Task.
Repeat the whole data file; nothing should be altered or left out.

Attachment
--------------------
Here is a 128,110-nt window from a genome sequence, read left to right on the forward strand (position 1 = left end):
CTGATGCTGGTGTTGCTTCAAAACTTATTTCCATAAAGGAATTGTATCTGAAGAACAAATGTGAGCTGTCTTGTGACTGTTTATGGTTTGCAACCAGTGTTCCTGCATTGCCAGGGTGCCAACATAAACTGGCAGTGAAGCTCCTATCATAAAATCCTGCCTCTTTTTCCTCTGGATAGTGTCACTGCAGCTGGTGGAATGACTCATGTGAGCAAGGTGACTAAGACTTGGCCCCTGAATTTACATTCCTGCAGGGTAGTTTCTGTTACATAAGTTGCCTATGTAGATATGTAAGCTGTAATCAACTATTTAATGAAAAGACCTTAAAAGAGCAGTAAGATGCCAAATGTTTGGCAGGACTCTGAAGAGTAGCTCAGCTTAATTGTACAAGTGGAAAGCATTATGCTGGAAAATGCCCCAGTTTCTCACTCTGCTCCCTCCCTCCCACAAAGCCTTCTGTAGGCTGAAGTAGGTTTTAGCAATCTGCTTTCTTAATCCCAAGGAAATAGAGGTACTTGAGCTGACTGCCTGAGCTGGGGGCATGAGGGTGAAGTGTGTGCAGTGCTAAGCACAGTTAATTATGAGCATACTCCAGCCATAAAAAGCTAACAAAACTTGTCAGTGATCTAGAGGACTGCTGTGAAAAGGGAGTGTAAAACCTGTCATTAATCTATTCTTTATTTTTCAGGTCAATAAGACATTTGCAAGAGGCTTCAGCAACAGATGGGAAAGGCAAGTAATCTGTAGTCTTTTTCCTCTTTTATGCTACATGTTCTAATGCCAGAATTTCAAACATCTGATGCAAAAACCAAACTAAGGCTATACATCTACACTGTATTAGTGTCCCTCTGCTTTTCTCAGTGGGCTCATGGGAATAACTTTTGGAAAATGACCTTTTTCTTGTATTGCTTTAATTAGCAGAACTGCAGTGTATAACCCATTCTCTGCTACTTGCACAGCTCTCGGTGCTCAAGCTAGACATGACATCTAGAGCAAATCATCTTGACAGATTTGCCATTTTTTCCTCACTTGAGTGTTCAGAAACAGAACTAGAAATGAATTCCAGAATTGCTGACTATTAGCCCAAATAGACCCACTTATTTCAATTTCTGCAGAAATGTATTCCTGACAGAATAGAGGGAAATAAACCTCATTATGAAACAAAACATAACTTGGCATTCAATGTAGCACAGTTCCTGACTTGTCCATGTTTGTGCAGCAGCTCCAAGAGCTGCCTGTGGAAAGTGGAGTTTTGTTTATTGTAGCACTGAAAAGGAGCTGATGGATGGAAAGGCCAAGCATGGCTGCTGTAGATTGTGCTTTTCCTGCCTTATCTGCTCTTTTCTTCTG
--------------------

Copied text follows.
Here is a 128,110-nt window from a genome sequence, read left to right on the forward strand (position 1 = left end):
CTGATGCTGGTGTTGCTTCAAAACTTATTTCCATAAAGGAATTGTATCTGAAGAACAAATGTGAGCTGTCTTGTGACTGTTTATGGTTTGCAACCAGTGTTCCTGCATTGCCAGGGTGCCAACATAAACTGGCAGTGAAGCTCCTATCATAAAATCCTGCCTCTTTTTCCTCTGGATAGTGTCACTGCAGCTGGTGGAATGACTCATGTGAGCAAGGTGACTAAGACTTGGCCCCTGAATTTACATTCCTGCAGGGTAGTTTCTGTTACATAAGTTGCCTATGTAGATATGTAAGCTGTAATCAACTATTTAATGAAAAGACCTTAAAAGAGCAGTAAGATGCCAAATGTTTGGCAGGACTCTGAAGAGTAGCTCAGCTTAATTGTACAAGTGGAAAGCATTATGCTGGAAAATGCCCCAGTTTCTCACTCTGCTCCCTCCCTCCCACAAAGCCTTCTGTAGGCTGAAGTAGGTTTTAGCAATCTGCTTTCTTAATCCCAAGGAAATAGAGGTACTTGAGCTGACTGCCTGAGCTGGGGGCATGAGGGTGAAGTGTGTGCAGTGCTAAGCACAGTTAATTATGAGCATACTCCAGCCATAAAAAGCTAACAAAACTTGTCAGTGATCTAGAGGACTGCTGTGAAAAGGGAGTGTAAAACCTGTCATTAATCTATTCTTTATTTTTCAGGTCAATAAGACATTTGCAAGAGGCTTCAGCAACAGATGGGAAAGGCAAGTAATCTGTAGTCTTTTTCCTCTTTTATGCTACATGTTCTAATGCCAGAATTTCAAACATCTGATGCAAAAACCAAACTAAGGCTATACATCTACACTGTATTAGTGTCCCTCTGCTTTTCTCAGTGGGCTCATGGGAATAACTTTTGGAAAATGACCTTTTTCTTGTATTGCTTTAATTAGCAGAACTGCAGTGTATAACCCATTCTCTGCTACTTGCACAGCTCTCGGTGCTCAAGCTAGACATGACATCTAGAGCAAATCATCTTGACAGATTTGCCATTTTTTCCTCACTTGAGTGTTCAGAAACAGAACTAGAAATGAATTCCAGAATTGCTGACTATTAGCCCAAATAGACCCACTTATTTCAATTTCTGCAGAAATGTATTCCTGACAGAATAGAGGGAAATAAACCTCATTATGAAACAAAACATAACTTGGCATTCAATGTAGCACAGTTCCTGACTTGTCCATGTTTGTGCAGCAGCTCCAAGAGCTGCCTGTGGAAAGTGGAGTTTTGTTTATTGTAGCACTGAAAAGGAGCTGATGGATGGAAAGGCCAAGCATGGCTGCTGTAGATTGTGCTTTTCCTGCCTTATCTGCTCTTTTCTTCTG